Which TEFL course should I take? You have been looking at so many options and your head is probably starting to spin. You might be getting conflicting information too.
I understand as I was there once too.
This article is a guide to choosing the right online or in-class TEFL course for you. Or if you have already decided for online you might be wondering which "online" TEFL course do I take?
TEFL, TESOL, and CELTA courses provide language teaching qualifications to those who want to teach English abroad.
Anybody writing an article like this has vested interests, me too^^. Either they are an affiliate blogger/vlogger chasing an easy commission, they are selling a course or they are just biased in some other way because everyone is.
But my course is not best for everyone and I'll tell you more about it later.
But what's my objective advice for...
How do I choose a TEFL course?
Take a course targeted at teaching who you will teach. Think about the age range of the students and where you will be teaching. Don't think one size fits all because it doesn't. Think beyond getting a job. That's my advice for the best course to take.
Take the course that prepares you to do your job.
Does that sound like a given?
I've taken 2 courses: one TESOL which was a short 2 day classroom course with take home work and one online TEFL course.
They weren't that helpful.
They weren't that practical.
Before we get into the TEFL course selection let's meet the different personalities (viewpoints) that you'll find in your search for a TEFL course.
7 personalities that you'll meet online in your search for a TEFL course
These are the different kinds of views on TEFL courses and the ones they recommend or not.
So I grouped them into the following personality types and biases.
1. CELTA snobs (and that includes Trinity TESOL)
This person is likely a traditional learner. They may make comments like, "online TEFL courses are a joke", that "they are totally useless" or "...not worth the paper they are printed on".
There can be some truth to what they say, but it's not an absolute truth.
They are very dogmatic and they believe...
If there is no observed classroom teaching experience w/ feedback (from a CELTA snob^^) then it's totally pointless. It's one way or the highway for the CELTA snob.
I just wanted to add my two cents and that's that everything I learned about teaching I learned from watching other teachers or by reading about it. There was no snob in the back of the room judging me.
2. The affiliate marketer
These are often teachers whose motives are not so transparent. These people make money by recommending a course and then leaving a link to it.
If you click on their link they will make money if you then purchase the course.
Learn more about affiliate marketing in TEFL and what it looks like.
There are lot$ of them.
3. The direct marketer
This person works for or is the company that they are recommending. They may be transparent and honest or they may be a "sockpuppet" or use other devious tactics.
They are all over.
4. The renegade
The renegade is unusual. They might not recommend any TEFL course whether it was in-class or online or they may recommend some other new wave stuff. They might be savvy types who recommend the DIY path.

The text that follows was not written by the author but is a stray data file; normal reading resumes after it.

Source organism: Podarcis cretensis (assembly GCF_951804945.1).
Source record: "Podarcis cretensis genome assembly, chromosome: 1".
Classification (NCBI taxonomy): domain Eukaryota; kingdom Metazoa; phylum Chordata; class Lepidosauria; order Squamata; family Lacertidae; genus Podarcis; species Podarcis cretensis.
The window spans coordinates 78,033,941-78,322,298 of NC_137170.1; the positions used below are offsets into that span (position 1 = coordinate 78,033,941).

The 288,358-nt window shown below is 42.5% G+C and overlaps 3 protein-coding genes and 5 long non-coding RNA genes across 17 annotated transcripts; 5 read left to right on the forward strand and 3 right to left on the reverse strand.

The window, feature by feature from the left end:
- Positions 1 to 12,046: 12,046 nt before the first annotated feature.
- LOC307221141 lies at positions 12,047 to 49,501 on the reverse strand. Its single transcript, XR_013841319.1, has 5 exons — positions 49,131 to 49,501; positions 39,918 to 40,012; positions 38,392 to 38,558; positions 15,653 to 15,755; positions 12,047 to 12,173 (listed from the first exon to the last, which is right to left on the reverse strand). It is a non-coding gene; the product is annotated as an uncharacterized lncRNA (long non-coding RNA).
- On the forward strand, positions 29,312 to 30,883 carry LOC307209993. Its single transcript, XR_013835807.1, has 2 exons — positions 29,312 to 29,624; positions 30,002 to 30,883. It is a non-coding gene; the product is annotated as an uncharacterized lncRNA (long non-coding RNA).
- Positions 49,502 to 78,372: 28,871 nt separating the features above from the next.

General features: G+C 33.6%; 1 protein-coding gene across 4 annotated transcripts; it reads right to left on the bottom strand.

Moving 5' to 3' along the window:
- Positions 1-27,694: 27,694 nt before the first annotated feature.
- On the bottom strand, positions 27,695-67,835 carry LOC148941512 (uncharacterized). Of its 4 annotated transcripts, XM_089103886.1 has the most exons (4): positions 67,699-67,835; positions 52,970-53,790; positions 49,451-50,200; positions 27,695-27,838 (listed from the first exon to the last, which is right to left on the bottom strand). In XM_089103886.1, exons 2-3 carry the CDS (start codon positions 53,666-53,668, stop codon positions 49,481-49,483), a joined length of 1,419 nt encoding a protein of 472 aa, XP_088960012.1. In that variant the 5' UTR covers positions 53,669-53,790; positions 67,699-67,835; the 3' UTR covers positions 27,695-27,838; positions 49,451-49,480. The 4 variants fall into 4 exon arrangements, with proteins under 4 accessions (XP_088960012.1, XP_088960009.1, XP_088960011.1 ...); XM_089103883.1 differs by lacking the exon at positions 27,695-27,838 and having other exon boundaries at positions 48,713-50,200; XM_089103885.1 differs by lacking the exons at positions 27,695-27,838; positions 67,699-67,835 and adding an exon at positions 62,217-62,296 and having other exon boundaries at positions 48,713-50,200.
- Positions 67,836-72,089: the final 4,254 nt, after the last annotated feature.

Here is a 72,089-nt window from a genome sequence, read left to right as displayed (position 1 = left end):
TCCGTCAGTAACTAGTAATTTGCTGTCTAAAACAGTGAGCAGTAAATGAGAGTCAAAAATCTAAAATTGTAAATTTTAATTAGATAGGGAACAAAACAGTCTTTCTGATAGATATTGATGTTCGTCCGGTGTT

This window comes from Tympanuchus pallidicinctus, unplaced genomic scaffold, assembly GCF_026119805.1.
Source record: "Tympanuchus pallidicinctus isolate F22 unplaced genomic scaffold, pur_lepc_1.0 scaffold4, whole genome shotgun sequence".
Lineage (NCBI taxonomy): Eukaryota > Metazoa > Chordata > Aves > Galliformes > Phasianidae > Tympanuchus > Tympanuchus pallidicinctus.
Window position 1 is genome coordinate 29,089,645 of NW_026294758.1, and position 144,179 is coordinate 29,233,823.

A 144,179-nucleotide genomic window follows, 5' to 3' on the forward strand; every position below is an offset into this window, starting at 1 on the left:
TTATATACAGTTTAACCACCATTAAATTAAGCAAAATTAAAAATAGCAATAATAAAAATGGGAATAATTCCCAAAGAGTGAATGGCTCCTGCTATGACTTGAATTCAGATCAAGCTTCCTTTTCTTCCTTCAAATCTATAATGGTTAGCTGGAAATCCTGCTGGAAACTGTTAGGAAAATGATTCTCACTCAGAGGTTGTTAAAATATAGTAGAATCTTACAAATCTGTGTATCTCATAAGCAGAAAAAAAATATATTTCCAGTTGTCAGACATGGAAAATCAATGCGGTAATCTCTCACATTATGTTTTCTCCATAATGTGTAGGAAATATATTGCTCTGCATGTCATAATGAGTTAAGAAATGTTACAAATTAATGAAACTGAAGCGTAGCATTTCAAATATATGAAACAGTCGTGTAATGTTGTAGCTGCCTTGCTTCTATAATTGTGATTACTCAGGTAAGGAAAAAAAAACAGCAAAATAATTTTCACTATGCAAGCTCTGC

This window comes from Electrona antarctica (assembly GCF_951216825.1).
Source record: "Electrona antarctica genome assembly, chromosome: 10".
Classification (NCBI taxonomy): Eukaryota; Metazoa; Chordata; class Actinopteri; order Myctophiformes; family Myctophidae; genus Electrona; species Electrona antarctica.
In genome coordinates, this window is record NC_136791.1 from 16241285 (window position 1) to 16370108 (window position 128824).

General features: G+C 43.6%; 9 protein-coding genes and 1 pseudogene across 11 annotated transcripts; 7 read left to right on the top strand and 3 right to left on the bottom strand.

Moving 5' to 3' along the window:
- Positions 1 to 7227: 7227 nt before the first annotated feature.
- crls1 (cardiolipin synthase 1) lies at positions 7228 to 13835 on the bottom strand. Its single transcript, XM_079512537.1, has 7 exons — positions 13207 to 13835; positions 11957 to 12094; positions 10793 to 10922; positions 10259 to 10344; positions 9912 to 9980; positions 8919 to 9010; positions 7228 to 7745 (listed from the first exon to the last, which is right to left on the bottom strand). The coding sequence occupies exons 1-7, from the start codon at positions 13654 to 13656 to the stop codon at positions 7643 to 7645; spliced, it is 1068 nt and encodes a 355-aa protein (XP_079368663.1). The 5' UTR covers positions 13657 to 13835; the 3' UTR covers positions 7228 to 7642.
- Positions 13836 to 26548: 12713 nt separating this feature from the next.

They are few in numbers.
5. The cheapo
This person is a bargain hunter. They don't usually care much about teaching and are just looking for the cheapest certificate that they can get so that they can "check the box". They assume all TEFL courses are the same so why not just get the cheapest one.
There is quite a few of them in places like Reddit.
6. The ignorant one
This person might not have even taught abroad and may have came to his/her conclusions in just a few minutes after a Google search. They don't actually know much about the TEFL industry and may recommend any course that is "accredited" or "internationally recognized", but little do they know that these terms are misleading as there is no one accreditation in TEFL.
And aside from a university accredited course like CELTA, accreditation in TEFL is just another layer of business and sometimes deceptive.
7. The honest reviewer
This person actually took a course and has no ulterior motives to make money. They are not an affiliate marketer.
They are few in numbers.
Who am I?
Am I unbiased?
I would say I am a combination of: The Renegade, The Direct Marketer, and The Honest Reviewer. I have a course that I created that I recommend for some, but not all. And I've taken 2 other courses that I didn't create.
EVERYONE is biased including you (the naive newcomer), I, and every other person or company out there.
However, there is a difference between a bias and a lie. And I've seen plenty of companies tell lies.
Differences between TEFL, TESOL, and CELTA courses
TEFL and TESOL courses are pretty much the same. TEFL=teaching English as a foreign language and TESOL=teaching English as a second language. They just have different acronyms. Whether you take a "TEFL" or "TESOL" course really doesn't matter much.
CELTA=certificate in English language teaching for adults. A CELTA course is considered to be a more advanced TEFL course that focuses on teaching adults. As far as TEFL courses go CELTA and then DELTA are said to be the most "reputable". Trinity TESOL is also said to be reputable. These are more commonly requested in Europe and sometimes in the Middle East.